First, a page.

in a nutshell
The EU’s Digital Operational Resilience Act (DORA) aims to promote, improve and ensure operational resilience within the financial services sector. Financial institutions must comply with a number of mandates designed to help their lines of business maintain operational resilience against a variety of risks. “Operational resilience” means the ability to resist, recover from, and adapt to adverse effects that may disrupt or prevent the provision of services. DORA also imposes specific obligations on certain ICT service providers that it deems “critical”. These providers will fall within the new direct regulatory oversight regime.
- Impact on financial institutions
- Important third-party monitoring system
- Indirect impact on ICT providers
- next step
DORA will be published in the official journal of the European Union on 27 December 2022 and will enter into force on 16 January 2023. A landmark piece of legislation that imposes powerful new obligations on both financial institutions and critical third-party providers, DORA requires new systems and services. Controls, risk management frameworks, policies and contractual provisions contained in ICT-focused outsourcing agreements. Given that it will take time for businesses to comply with DORA, the regulation includes a two-year implementation period, with the new regulation coming into effect on January 17, 2025.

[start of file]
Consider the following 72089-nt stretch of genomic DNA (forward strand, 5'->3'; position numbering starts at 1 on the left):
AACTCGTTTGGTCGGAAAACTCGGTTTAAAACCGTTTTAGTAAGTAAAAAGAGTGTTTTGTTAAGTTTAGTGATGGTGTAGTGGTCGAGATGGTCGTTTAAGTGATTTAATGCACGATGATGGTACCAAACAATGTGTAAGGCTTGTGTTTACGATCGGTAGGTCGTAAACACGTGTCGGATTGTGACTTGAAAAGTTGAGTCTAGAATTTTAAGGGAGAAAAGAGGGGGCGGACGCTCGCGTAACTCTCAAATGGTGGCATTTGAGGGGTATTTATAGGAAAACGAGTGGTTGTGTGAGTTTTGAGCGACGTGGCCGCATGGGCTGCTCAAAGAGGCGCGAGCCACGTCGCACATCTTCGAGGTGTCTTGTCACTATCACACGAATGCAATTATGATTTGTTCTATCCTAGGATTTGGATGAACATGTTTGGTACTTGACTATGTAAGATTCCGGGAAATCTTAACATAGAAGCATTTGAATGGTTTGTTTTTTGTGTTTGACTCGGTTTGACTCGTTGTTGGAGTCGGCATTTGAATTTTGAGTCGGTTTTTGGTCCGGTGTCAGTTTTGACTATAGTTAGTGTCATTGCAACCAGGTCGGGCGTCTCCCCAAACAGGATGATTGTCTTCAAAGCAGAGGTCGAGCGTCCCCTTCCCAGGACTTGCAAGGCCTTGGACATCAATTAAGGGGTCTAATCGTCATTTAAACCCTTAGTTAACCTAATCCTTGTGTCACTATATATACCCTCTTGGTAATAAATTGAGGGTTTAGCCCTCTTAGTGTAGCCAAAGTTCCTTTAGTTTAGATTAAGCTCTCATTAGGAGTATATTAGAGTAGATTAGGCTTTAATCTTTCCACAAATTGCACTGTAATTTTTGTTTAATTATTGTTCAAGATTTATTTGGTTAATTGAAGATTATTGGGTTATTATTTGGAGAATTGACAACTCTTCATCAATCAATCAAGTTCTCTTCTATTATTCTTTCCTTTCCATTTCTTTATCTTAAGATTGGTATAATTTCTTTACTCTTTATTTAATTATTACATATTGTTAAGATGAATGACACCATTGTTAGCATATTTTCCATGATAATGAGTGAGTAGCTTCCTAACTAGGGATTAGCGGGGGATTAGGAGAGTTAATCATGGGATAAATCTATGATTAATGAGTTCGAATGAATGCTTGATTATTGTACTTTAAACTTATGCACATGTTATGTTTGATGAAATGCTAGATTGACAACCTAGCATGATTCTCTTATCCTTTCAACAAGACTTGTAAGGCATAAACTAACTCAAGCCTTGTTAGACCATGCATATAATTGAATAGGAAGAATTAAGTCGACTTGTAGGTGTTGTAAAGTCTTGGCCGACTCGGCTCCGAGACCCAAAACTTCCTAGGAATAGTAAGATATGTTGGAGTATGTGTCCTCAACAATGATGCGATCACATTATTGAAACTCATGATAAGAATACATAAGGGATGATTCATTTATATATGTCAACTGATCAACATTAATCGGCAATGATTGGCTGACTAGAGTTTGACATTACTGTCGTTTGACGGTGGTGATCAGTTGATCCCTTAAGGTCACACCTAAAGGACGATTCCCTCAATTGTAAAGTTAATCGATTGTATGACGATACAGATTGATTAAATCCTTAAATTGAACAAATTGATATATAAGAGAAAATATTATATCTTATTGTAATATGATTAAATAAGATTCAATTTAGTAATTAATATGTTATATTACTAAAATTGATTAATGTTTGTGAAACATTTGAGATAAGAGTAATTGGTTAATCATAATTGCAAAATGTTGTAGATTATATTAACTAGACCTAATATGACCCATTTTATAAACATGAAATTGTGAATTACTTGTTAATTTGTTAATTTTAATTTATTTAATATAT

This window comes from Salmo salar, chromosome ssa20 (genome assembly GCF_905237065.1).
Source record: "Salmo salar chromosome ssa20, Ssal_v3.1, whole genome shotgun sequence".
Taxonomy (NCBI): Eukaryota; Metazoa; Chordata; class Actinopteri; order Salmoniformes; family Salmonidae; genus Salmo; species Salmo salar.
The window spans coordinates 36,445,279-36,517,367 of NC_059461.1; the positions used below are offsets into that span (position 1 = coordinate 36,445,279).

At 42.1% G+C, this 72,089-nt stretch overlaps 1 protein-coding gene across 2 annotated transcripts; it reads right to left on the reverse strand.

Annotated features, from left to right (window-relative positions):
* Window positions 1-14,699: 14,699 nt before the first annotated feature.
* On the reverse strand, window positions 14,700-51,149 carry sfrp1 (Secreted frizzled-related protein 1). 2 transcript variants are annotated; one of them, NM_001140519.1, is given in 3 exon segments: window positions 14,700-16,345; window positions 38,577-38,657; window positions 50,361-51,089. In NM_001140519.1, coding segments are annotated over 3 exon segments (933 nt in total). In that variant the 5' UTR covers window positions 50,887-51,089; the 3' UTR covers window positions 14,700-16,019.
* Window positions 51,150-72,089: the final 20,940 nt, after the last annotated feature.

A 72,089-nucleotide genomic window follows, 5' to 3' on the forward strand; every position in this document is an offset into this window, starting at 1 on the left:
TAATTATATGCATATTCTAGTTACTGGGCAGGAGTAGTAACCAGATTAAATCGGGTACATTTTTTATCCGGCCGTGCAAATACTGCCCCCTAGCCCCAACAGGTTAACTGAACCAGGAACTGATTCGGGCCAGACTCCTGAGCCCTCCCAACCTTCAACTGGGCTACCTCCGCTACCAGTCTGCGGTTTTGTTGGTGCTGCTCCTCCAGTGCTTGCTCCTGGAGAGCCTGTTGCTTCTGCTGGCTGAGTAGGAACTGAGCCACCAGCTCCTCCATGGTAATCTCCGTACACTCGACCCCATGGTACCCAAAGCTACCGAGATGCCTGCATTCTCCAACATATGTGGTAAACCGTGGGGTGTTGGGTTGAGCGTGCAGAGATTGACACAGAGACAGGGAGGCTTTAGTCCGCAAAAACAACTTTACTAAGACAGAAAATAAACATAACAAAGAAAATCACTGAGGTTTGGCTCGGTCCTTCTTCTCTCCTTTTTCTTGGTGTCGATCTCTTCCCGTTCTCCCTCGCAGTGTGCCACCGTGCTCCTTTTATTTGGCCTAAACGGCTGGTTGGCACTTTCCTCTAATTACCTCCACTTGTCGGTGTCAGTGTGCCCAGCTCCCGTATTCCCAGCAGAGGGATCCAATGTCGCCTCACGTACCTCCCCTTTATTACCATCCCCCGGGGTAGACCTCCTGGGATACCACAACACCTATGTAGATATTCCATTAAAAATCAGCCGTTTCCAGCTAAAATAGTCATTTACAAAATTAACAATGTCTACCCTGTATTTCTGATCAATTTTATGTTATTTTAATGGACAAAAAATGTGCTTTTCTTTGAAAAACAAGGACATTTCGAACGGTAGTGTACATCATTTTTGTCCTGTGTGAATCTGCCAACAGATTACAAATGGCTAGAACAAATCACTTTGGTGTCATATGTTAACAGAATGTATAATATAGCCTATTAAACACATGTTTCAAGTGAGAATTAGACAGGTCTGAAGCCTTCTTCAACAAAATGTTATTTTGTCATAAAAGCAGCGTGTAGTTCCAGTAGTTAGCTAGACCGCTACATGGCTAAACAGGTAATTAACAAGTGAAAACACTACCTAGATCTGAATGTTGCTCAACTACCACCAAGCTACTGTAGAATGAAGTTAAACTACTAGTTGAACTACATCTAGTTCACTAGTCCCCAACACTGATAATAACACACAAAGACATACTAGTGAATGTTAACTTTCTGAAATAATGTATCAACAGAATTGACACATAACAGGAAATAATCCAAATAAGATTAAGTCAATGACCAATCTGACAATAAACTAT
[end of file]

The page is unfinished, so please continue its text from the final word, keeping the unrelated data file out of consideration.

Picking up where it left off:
DORA will have a major impact on financial institutions. First, financial institutions need to have a fully comprehensive ICT risk management framework. This will enable financial institutions to address ICT risks quickly, efficiently and comprehensively. At a high level, this involves businesses identifying risks, protecting ICT systems, mitigating the risk of cybersecurity incidents, detecting anomalous activity, recovering from adverse events, and providing backup and other recovery. It will be necessary to have various ICT policies, procedures and tools that allow it to be done. method is located. The framework also requires companies to assess the risks associated with third-party services and have policies to ensure that only appropriate third-party services are used. To ensure resilience to digital risks across the financial services sector, DORA applies to a very wide range of financial institutions. These include, for example, banks and investment firms, market infrastructure entities such as central exchanges and exchanges, fund managers, insurance companies, payment and e-money institutions, and other financial institutions such as credit rating agencies .